Yesterday (March 19, 2018), President Donald J. Trump announced his Initiative to Stop Opioids Abuse and Reduce Drug Supply and Demand to address the opioid crisis in the United States. The American Society of Addiction Medicine (ASAM) has long called for a comprehensive federal plan to address our current crisis of opioid addiction and overdose, and is pleased the Administration is now devoting the time and attention necessary to turn the tide on the opioid epidemic. Drug overdoses have surpassed traffic fatalities as the leading cause of accidental death in the U.S. for some time, and concerted and meaningful action to reduce overdose deaths is long overdue.
ASAM strongly supports the Administration’s goals of increasing access to evidence-based addiction treatment and recovery support services and enhancing prevention and early intervention efforts as part of a national plan. ASAM supports a nationwide, evidence-based campaign to raise awareness about the dangers of opioid misuse, and calls on the Administration to include information about evidence-based treatment options as part of this campaign. Expanding access to medication treatment in every state, ensuring first responders are equipped to respond to overdoses with naloxone, and providing on-demand access to evidence-based treatment for our service members, veterans and their families are all integral pieces to an effective response to this epidemic.
However, ASAM remains concerned about elements that would increase criminal penalties for drug-related offenses and limit treatment options for those involved in the criminal justice system. History has made clear that punitive approaches to drug crises are ineffective means to reduce demand for drugs. Those who are incarcerated, regardless of the reason, should have access to all evidence-based medication treatment options, not just one.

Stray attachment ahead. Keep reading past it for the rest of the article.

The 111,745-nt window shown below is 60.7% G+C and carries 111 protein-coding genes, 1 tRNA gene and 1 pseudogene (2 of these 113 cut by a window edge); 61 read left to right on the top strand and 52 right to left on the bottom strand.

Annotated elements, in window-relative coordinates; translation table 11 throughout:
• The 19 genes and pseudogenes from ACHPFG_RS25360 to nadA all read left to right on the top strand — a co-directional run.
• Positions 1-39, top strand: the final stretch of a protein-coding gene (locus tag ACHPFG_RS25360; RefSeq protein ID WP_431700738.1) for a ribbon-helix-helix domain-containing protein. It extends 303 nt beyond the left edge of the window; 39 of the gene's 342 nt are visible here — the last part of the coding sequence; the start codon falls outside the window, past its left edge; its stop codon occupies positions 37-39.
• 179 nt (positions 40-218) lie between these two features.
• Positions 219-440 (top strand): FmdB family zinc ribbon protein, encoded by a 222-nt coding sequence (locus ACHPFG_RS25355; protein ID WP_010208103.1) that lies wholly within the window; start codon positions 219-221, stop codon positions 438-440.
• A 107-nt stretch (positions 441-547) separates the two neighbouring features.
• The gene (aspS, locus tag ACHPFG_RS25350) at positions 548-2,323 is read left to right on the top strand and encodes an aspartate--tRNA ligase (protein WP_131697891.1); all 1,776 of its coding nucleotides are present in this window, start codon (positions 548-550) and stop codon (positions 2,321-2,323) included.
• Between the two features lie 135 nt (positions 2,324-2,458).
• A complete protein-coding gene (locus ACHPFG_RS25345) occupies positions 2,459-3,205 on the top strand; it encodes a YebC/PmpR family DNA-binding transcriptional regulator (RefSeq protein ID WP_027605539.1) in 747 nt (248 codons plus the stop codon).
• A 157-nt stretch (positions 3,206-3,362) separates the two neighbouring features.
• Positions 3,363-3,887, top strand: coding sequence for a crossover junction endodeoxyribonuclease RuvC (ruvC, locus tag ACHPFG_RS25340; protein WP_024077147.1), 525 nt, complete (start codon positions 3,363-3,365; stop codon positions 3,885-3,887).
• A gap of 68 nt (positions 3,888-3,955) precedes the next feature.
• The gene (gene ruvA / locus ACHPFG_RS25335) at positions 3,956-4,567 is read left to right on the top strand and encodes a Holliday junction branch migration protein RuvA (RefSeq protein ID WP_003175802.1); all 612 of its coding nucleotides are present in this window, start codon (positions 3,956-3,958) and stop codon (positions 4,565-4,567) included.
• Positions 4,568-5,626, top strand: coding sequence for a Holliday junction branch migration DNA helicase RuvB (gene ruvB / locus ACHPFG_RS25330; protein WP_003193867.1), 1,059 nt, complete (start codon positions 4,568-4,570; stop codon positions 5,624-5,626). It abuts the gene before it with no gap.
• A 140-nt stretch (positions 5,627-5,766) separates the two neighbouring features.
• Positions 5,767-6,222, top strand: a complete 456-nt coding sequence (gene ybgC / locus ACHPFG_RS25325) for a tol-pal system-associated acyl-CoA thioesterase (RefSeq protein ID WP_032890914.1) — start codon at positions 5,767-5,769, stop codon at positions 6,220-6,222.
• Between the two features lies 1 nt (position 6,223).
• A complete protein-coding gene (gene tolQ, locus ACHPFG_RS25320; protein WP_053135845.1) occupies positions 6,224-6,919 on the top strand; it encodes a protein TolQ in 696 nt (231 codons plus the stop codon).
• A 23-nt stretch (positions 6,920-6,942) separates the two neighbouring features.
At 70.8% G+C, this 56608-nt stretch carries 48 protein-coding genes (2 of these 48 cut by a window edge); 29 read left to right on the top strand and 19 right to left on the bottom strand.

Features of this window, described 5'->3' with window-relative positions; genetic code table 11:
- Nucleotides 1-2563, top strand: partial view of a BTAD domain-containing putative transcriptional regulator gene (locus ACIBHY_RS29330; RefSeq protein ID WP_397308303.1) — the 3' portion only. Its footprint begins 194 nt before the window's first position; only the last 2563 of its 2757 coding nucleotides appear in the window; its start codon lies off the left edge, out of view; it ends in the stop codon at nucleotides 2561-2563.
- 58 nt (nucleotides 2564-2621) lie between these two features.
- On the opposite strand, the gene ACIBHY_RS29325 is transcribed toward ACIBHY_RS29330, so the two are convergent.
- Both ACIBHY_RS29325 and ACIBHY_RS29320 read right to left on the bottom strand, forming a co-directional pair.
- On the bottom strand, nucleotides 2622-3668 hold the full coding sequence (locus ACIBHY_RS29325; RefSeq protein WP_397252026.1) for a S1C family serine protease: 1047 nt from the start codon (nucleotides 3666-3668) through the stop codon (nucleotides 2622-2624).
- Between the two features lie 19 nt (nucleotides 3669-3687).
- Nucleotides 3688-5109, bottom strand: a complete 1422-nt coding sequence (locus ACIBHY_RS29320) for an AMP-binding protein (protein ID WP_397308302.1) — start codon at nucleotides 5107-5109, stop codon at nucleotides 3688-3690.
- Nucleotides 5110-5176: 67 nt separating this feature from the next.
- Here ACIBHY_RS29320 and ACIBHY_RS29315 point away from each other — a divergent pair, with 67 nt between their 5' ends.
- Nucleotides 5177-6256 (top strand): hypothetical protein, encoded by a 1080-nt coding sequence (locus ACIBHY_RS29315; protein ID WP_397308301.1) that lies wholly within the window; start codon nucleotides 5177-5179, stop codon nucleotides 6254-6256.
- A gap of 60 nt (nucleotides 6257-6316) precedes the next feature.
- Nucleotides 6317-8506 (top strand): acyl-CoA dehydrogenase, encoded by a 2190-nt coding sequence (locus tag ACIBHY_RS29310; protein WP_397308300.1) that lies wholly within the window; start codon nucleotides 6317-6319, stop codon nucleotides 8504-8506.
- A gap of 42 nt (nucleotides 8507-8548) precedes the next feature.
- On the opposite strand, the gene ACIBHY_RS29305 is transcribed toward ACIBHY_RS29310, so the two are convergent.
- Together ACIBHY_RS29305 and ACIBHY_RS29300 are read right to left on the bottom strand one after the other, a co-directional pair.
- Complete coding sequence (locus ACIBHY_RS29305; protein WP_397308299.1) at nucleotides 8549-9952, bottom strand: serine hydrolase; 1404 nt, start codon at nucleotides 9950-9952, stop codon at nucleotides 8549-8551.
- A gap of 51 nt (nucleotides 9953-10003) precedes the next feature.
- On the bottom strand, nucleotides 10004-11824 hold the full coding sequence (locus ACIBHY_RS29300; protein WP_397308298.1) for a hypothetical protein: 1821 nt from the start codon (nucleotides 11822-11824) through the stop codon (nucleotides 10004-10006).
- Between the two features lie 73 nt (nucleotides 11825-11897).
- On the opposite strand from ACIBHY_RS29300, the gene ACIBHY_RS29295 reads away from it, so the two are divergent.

Corey Waller, MD, MS, FACEP, DFASAM, Chair of ASAM’s Legislative Advocacy Committee, had this to say about the President’s announcement:
“President Trump’s plan rightly recognizes addiction as a chronic brain disease and includes many important initiatives to reduce the suffering and death caused by this terrible disease. However, as has been said before, we cannot arrest and prosecute our way out of this crisis, and an overemphasis on law enforcement approaches at the expense of prevention, treatment and recovery support services, will not serve our nation well. ASAM stands ready to be part of what should, and must be, a nationwide effort to prevent deaths and engage people in treatment, while we lay the groundwork for a more robust addiction treatment infrastructure and workforce that will lead us all to a stronger and healthier future.”